Drinking from brass water containers could help protect against water-borne bacteria such as E. coli. This is because, according to researchers, bacteria are less likely to flourish in brass water containers than in earthenware or plastic ones. These findings are especially prominent for poor regions of the world where water-born diseases continue to be a serious health threat. In these areas, 2 million children die each year from diarrhea.
Thus, in an effort to determine if brass truly is superior to other forms of water containers, researchers conducted a series of experiments.
Is Brass the Better Choice?
Brass and earthenware containers were filled with a diluted culture of E. coli bacteria. After six, 24 and 48 hours, researchers counted the surviving bacteria and found:
- The amount of E. coli in the brass containers dropped significantly over time.
- After 48 hours they fell to undetectable levels.
Why does brass eliminate bacteria? For starters, brass is an alloy of zinc and copper. Containers made of brass shed copper particles into the water and the copper acts by interfering with the membranes and enzymes of cells -- meaning death for bacteria. The amount of copper a human would drink in 10 liters of water stored in a brass container wouldn't even account for the daily recommended level of that mineral in a healthy diet.
Also, brass water containers proved to be better than cheaper, plastic ones. In light of this evidence, researchers hope people with make the healthy switch to brass containers.
Nature April 8, 2005
The results of this study are incredibly important, consideringthat millions of children in third-world countries are dying eachyear from diarrhea caused by contaminated drinking water. Providingfamilies of these children with brass containers to store theirwater could save many lives.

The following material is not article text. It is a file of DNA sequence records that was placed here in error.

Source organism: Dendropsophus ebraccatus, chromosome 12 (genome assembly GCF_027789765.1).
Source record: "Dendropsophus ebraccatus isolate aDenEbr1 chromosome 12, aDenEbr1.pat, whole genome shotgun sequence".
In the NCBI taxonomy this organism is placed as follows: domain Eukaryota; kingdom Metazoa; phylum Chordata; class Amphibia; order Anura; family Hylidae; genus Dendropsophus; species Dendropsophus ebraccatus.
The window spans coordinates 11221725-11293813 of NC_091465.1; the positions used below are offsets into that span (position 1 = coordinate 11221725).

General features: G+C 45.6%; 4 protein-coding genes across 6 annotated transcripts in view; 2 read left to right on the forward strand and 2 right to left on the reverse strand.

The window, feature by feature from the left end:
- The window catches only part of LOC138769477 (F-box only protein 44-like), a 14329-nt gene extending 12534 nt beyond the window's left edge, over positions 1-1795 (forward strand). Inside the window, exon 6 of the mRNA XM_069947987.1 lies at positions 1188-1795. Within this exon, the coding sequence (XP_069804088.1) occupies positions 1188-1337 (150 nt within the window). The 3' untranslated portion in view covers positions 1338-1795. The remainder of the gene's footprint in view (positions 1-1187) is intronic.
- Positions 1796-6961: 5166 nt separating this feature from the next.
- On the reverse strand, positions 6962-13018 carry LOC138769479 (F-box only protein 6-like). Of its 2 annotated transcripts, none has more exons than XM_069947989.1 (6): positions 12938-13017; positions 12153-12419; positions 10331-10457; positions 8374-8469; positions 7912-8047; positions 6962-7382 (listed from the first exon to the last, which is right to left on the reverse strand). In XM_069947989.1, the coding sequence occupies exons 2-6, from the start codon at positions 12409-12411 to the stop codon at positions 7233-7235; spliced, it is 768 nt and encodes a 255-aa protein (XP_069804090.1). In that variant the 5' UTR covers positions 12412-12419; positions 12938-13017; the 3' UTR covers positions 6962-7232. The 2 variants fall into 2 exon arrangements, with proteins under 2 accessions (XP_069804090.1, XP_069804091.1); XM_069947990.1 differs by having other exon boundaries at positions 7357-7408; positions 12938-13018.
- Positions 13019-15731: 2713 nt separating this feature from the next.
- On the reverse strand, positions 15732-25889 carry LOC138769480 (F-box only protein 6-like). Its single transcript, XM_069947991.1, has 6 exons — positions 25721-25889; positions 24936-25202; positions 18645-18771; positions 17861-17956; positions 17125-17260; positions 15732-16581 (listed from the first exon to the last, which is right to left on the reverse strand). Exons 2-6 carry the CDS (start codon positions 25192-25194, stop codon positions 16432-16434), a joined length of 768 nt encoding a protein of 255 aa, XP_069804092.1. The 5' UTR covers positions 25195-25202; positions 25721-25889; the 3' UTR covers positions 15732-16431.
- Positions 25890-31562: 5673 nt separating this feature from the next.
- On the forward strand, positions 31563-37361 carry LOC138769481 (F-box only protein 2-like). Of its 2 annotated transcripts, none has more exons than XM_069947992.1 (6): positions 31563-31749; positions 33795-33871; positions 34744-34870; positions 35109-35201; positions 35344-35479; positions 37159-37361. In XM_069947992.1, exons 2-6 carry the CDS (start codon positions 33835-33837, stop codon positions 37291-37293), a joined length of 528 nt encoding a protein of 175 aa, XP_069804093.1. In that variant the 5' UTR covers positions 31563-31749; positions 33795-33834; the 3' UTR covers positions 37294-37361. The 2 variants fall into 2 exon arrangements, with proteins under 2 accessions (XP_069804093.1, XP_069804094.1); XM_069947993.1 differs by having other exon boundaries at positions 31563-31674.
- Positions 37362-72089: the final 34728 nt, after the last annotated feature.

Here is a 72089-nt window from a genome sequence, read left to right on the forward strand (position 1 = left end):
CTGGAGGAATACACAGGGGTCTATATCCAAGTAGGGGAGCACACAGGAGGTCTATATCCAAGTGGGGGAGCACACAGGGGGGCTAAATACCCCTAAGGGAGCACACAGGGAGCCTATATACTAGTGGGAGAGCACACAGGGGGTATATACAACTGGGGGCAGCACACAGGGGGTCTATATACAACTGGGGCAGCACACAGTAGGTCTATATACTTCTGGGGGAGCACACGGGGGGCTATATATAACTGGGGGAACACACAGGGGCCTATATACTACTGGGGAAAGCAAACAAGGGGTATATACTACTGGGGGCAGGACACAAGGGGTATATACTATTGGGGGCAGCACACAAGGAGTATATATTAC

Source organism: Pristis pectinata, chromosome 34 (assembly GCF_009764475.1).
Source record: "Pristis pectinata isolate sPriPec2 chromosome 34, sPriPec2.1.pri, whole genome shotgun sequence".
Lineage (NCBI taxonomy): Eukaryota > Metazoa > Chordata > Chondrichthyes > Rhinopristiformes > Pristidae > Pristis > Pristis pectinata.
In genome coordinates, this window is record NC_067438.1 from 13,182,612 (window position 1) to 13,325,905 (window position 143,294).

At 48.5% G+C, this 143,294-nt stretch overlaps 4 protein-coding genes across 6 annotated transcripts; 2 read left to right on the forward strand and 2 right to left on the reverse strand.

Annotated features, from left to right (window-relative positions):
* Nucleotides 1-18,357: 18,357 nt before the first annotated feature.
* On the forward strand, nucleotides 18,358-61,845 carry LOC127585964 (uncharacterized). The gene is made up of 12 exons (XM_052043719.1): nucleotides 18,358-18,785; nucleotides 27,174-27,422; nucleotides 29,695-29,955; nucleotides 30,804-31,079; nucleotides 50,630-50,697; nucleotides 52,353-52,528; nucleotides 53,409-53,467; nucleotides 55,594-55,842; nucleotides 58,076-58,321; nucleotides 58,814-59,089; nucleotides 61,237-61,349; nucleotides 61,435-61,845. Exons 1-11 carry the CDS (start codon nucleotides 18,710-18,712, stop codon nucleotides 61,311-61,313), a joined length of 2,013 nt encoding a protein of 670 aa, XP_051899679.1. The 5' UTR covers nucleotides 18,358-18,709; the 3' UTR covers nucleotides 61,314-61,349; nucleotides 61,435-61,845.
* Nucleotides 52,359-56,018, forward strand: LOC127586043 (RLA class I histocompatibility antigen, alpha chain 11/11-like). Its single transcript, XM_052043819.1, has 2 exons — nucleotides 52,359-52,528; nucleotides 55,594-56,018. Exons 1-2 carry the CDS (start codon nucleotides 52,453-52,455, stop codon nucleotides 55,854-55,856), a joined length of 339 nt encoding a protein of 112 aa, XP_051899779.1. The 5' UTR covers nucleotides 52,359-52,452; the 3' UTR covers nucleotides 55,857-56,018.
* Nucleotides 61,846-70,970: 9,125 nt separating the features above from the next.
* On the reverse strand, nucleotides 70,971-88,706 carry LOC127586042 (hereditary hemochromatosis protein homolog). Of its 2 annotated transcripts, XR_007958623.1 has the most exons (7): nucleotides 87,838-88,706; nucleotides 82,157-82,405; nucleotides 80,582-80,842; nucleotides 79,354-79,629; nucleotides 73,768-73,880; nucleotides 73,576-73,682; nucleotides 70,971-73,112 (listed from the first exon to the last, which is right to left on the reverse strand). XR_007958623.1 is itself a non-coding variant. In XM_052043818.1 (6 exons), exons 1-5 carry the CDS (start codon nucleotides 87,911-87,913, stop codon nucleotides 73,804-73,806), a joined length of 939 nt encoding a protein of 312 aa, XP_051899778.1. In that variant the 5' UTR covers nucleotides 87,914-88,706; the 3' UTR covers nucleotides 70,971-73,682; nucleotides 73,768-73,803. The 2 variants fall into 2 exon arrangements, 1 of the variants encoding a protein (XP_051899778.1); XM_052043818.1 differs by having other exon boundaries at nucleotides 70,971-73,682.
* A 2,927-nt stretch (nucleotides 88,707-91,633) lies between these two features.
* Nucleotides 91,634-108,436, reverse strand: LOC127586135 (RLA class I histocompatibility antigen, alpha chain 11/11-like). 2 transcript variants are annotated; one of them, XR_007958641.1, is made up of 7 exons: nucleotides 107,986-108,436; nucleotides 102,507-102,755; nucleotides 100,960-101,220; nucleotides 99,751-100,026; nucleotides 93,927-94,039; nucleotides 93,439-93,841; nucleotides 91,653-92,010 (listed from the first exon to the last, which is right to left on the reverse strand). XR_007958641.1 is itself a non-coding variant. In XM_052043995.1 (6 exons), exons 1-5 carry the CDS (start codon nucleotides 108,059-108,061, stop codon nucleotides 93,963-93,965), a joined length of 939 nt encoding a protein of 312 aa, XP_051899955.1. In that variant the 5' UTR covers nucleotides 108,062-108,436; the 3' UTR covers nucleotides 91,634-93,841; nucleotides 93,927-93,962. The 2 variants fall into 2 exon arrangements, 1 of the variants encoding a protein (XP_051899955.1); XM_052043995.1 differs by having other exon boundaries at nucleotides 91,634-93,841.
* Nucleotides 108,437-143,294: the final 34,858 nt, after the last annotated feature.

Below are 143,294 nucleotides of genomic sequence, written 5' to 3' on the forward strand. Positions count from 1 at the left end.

Of course, in the western world, gastrointestinal infectionsare less frequent and rarely cause death. Nonetheless, bacterialcontamination of your wateris an important issue.
This recent study is important not only because it could leadto lives being saved in other parts of the world, but also becauseit provides further evidence that using plastic bottles may notbe in your best interest.
Using plastic containers to store your water can not only increaseyour exposure to bisphenol A, this study suggests that doingso could also increase your exposure to potentially harmful bacteria.Since many plastic bottles are also difficult to clean, this couldworsen the problem even more. So if you are reusing the water bottlesthat come in soda-like containers you are particularly at risk asthe only way to clean those bottles is in a dishwasher.
The answer here is not to start storing your water in brassbottles, however. In the long run, the metallic ions that leachfrom these brass containers and kill bacteria could actually disturbyour zinc/copper ratios and contribute to problems like Alzheimer'sdisease.
Of course, if your main concern were dying from diarrhea inducedby contaminated water, using brass containers to store it in wouldqualify as the lesser of two evils and be a sensible choice.
Consuming pure water isan important part of overall health, as is making sure you are drinkingenough of it. Since we can't all find pure glacier water, thenext best choice is to use your own tap water, along with thebest water filter you can find.
My first choice for water containers is glass, and I only useplastic bottles when I travel. I used to use colored high-densityNalgene bottles, but some recentinformation I came across suggests they are unsafe.
Plastics that are safer to use for storing food and beverages,none of which are known to leach harmful substances, include:
- Polypropylene, designated "#5 PP"
- High-density polyethylene, designated "#2HDPE"
- Low-density polyethylene, designated "#4 LDPE"
Now I use the wide-mouth Nalgene bottles that are made fromthe safe plastic. I found them at www.campmor.comand just purchased a dozen so I don't have to worry about replacingthem when they invariably get lost or left behind on my many trips.The wide mouth allows them to be easily cleaned so they don't accumulatebacteria. I bring my water to my office with me in a glass container,as that is better. It is just difficult to travel with glass dueto the obvious safety reasons.
Finally, please remember another important reason to avoidplastic water bottles. While toxin exposure from plastic waterbottles and potential bacterial growth can certainly harm your health,our overuse of them is pushing the health of planet earth in thewrong direction.